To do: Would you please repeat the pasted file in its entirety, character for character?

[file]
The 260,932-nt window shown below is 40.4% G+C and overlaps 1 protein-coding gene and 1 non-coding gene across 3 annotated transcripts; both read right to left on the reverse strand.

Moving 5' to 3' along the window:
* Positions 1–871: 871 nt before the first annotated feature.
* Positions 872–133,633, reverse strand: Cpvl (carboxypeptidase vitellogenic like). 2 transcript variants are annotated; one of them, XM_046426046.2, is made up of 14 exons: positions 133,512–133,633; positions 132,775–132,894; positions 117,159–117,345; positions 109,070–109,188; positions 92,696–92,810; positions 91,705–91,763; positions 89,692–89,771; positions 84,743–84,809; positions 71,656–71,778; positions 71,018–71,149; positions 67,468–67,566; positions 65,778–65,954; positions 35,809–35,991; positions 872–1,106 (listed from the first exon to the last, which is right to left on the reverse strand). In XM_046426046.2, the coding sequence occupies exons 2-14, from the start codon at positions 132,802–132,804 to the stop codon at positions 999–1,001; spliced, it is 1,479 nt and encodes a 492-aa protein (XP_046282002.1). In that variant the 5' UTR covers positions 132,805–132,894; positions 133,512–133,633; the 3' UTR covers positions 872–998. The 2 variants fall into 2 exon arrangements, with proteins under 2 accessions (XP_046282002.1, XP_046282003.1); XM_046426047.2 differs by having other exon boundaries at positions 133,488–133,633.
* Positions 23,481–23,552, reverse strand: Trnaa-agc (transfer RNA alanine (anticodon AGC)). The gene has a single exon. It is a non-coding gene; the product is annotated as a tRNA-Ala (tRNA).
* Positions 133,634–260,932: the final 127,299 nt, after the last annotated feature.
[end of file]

The 260,932-nt window shown below is 40.4% G+C and overlaps 1 protein-coding gene and 1 non-coding gene across 3 annotated transcripts; both read right to left on the reverse strand.

Moving 5' to 3' along the window:
* Positions 1–871: 871 nt before the first annotated feature.
* Positions 872–133,633, reverse strand: Cpvl (carboxypeptidase vitellogenic like). 2 transcript variants are annotated; one of them, XM_046426046.2, is made up of 14 exons: positions 133,512–133,633; positions 132,775–132,894; positions 117,159–117,345; positions 109,070–109,188; positions 92,696–92,810; positions 91,705–91,763; positions 89,692–89,771; positions 84,743–84,809; positions 71,656–71,778; positions 71,018–71,149; positions 67,468–67,566; positions 65,778–65,954; positions 35,809–35,991; positions 872–1,106 (listed from the first exon to the last, which is right to left on the reverse strand). In XM_046426046.2, the coding sequence occupies exons 2-14, from the start codon at positions 132,802–132,804 to the stop codon at positions 999–1,001; spliced, it is 1,479 nt and encodes a 492-aa protein (XP_046282002.1). In that variant the 5' UTR covers positions 132,805–132,894; positions 133,512–133,633; the 3' UTR covers positions 872–998. The 2 variants fall into 2 exon arrangements, with proteins under 2 accessions (XP_046282002.1, XP_046282003.1); XM_046426047.2 differs by having other exon boundaries at positions 133,488–133,633.
* Positions 23,481–23,552, reverse strand: Trnaa-agc (transfer RNA alanine (anticodon AGC)). The gene has a single exon. It is a non-coding gene; the product is annotated as a tRNA-Ala (tRNA).
* Positions 133,634–260,932: the final 127,299 nt, after the last annotated feature.